String theory


This concept was studied in the 1870s by the Austrian physicist Ludwig Boltzmann, who showed that the thermodynamic properties of a gas could be derived from the combined properties of its many constituent molecules.


Despite much work on these problems, it is not known to what extent string theory describes the real world or how much freedom the theory allows in the choice of its details. String theory was first studied in the late 1960s as a theory of the strong nuclear force, before being abandoned in favor of quantum chromodynamics.


By the late 1970s, these two frameworks had proven to be sufficient to explain most of the observed features of the universe, from elementary particles to atoms to the evolution of stars and the universe as a whole. In spite of these successes, there are still many problems that remain to be solved.

His announcement led to a flurry of research activity now known as the second superstring revolution. ===Unification of superstring theories=== In the 1970s, many physicists became interested in supergravity theories, which combine general relativity with supersymmetry.

In the 1970s, the physicist Jacob Bekenstein suggested that the entropy of a black hole is instead proportional to the surface area of its event horizon, the boundary beyond which matter and radiation are lost to its gravitational attraction.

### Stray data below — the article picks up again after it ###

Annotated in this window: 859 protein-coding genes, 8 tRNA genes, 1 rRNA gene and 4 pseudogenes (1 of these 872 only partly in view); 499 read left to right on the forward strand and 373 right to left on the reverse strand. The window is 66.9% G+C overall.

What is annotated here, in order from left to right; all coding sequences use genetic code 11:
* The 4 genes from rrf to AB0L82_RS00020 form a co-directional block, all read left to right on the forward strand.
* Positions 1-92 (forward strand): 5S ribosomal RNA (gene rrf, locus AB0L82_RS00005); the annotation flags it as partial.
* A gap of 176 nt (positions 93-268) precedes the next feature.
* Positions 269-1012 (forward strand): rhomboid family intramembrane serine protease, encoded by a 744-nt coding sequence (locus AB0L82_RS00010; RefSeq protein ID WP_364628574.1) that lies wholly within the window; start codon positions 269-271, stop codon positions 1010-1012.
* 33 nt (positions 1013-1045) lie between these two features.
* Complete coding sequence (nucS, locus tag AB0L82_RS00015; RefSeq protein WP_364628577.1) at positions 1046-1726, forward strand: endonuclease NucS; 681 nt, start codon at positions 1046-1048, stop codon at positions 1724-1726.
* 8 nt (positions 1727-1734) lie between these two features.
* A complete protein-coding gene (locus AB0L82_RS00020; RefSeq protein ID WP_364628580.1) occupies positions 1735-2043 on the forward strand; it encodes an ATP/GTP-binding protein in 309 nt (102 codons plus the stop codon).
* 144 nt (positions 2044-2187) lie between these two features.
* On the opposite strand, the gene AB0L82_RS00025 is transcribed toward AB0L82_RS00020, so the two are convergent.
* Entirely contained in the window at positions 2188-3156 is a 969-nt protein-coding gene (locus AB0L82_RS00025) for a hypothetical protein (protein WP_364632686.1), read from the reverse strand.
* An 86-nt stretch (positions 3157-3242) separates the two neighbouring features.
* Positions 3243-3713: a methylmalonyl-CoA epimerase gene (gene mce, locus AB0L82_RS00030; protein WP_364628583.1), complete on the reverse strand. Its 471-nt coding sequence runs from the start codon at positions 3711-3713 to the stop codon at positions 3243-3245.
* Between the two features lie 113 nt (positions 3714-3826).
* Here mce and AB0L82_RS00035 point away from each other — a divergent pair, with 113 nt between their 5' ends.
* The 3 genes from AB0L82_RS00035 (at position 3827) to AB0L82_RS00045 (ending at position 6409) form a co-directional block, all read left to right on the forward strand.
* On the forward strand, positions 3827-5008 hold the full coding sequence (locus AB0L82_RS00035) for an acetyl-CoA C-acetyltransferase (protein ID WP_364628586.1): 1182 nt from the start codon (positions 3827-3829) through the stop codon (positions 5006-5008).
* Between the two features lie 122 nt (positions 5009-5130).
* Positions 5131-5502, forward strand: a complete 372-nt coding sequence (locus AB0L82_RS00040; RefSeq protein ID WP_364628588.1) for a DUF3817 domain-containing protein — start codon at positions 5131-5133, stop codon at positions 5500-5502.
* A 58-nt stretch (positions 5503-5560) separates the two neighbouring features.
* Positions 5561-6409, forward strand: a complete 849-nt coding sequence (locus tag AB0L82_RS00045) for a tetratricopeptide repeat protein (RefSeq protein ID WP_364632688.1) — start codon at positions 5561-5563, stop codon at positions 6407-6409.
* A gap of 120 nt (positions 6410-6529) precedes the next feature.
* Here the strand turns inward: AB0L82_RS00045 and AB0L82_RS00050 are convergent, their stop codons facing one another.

Another reason is that it provides a general framework in which physicists can study and attempt to resolve the paradoxes of black holes. In 1975, Stephen Hawking published a calculation which suggested that black holes are not completely black but emit a dim radiation due to quantum effects near the event horizon.


In 1978, work by Werner Nahm showed that the maximum spacetime dimension in which one can formulate a consistent supersymmetric theory is eleven.


Another feature of string theory that many physicists were drawn to in the 1980s and 1990s was its high degree of uniqueness.


Edward Witten and others observed this chirality property cannot be readily derived by compactifying from eleven dimensions. In the first superstring revolution in 1984, many physicists turned to string theory as a unified theory of particle physics and quantum gravity.


In 1987, Eric Bergshoeff, Ergin Sezgin, and Paul Townsend showed that eleven-dimensional supergravity includes two-dimensional branes.